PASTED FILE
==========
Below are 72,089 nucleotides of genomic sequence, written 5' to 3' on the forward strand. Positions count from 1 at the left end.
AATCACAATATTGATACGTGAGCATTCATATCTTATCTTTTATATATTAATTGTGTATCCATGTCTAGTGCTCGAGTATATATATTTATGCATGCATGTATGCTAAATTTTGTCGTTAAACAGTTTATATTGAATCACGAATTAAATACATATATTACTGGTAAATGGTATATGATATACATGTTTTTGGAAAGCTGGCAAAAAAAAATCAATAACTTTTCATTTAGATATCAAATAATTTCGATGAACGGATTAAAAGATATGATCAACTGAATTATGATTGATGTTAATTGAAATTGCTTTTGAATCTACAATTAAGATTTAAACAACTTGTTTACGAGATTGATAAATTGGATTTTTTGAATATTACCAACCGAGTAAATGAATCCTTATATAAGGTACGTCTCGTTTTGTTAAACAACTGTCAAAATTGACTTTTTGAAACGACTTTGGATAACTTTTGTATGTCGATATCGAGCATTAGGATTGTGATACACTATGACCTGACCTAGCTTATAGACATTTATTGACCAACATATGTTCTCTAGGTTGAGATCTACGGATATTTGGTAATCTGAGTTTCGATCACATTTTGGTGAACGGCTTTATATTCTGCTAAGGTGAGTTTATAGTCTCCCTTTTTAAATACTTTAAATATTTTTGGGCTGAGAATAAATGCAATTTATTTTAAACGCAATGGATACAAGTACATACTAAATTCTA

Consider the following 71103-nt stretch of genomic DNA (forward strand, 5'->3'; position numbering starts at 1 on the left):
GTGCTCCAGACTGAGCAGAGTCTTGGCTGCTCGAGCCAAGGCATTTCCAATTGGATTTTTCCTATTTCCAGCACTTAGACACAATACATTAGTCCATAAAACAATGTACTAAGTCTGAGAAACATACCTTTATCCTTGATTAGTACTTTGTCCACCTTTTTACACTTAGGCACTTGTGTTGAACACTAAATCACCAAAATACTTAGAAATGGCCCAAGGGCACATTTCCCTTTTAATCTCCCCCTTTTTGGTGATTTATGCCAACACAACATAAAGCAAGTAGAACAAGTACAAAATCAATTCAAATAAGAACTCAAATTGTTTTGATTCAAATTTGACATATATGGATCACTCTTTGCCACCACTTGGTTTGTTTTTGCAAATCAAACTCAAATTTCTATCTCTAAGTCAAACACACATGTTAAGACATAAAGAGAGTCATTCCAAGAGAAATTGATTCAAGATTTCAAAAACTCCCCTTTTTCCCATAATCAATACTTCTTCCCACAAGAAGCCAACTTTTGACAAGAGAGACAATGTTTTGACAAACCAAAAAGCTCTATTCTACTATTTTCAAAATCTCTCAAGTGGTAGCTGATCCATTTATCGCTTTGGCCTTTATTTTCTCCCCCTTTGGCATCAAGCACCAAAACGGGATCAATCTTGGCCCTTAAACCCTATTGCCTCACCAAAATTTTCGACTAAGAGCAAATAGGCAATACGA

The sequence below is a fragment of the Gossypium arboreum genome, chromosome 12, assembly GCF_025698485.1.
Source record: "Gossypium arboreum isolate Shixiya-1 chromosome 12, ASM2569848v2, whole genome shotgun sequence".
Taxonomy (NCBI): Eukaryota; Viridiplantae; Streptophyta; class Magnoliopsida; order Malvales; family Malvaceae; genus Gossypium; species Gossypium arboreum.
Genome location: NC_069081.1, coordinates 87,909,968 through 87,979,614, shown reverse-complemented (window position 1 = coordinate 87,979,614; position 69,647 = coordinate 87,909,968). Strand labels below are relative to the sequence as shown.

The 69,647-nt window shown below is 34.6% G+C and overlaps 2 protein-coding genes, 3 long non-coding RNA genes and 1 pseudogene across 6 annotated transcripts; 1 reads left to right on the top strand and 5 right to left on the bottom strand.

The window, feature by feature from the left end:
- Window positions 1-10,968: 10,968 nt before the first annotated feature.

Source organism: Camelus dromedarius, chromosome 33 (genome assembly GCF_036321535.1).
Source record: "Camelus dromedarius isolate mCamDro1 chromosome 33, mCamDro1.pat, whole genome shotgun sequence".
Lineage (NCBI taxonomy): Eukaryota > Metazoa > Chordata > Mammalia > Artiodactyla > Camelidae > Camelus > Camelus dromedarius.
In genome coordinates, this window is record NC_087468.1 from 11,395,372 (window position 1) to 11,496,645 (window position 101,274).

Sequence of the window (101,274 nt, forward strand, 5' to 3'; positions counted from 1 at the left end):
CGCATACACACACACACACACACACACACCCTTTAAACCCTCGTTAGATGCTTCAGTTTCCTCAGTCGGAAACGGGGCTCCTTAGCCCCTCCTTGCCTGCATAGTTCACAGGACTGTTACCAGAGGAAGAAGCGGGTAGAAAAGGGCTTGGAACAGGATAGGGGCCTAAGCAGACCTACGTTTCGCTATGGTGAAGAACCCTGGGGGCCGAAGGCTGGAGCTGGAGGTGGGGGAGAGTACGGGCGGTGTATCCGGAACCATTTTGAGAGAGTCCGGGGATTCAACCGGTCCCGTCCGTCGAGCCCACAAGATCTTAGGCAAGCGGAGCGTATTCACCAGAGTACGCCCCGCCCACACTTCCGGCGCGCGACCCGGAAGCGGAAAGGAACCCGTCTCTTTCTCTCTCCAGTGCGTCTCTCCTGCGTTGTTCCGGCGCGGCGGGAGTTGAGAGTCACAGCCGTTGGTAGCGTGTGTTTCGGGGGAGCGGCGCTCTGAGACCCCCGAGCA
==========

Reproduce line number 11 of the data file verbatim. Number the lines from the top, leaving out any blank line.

- Window positions 1-10,968: 10,968 nt before the first annotated feature.